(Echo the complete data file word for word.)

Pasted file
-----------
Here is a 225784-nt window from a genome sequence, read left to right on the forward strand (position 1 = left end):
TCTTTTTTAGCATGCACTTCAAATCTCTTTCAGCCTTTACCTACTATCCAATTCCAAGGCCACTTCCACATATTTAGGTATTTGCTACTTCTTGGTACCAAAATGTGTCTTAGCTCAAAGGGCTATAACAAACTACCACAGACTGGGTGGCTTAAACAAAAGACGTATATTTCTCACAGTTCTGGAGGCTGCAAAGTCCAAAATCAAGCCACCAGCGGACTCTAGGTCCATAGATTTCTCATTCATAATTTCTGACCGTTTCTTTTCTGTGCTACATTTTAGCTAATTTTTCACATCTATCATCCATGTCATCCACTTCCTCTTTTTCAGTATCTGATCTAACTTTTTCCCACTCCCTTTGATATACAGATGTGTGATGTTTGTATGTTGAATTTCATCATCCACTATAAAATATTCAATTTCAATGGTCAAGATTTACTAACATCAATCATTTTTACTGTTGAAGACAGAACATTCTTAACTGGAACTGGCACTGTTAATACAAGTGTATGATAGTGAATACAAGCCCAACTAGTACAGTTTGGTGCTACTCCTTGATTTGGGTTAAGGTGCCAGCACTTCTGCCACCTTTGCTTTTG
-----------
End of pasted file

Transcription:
Here is a 225784-nt window from a genome sequence, read left to right on the forward strand (position 1 = left end):
TCTTTTTTAGCATGCACTTCAAATCTCTTTCAGCCTTTACCTACTATCCAATTCCAAGGCCACTTCCACATATTTAGGTATTTGCTACTTCTTGGTACCAAAATGTGTCTTAGCTCAAAGGGCTATAACAAACTACCACAGACTGGGTGGCTTAAACAAAAGACGTATATTTCTCACAGTTCTGGAGGCTGCAAAGTCCAAAATCAAGCCACCAGCGGACTCTAGGTCCATAGATTTCTCATTCATAATTTCTGACCGTTTCTTTTCTGTGCTACATTTTAGCTAATTTTTCACATCTATCATCCATGTCATCCACTTCCTCTTTTTCAGTATCTGATCTAACTTTTTCCCACTCCCTTTGATATACAGATGTGTGATGTTTGTATGTTGAATTTCATCATCCACTATAAAATATTCAATTTCAATGGTCAAGATTTACTAACATCAATCATTTTTACTGTTGAAGACAGAACATTCTTAACTGGAACTGGCACTGTTAATACAAGTGTATGATAGTGAATACAAGCCCAACTAGTACAGTTTGGTGCTACTCCTTGATTTGGGTTAAGGTGCCAGCACTTCTGCCACCTTTGCTTTTG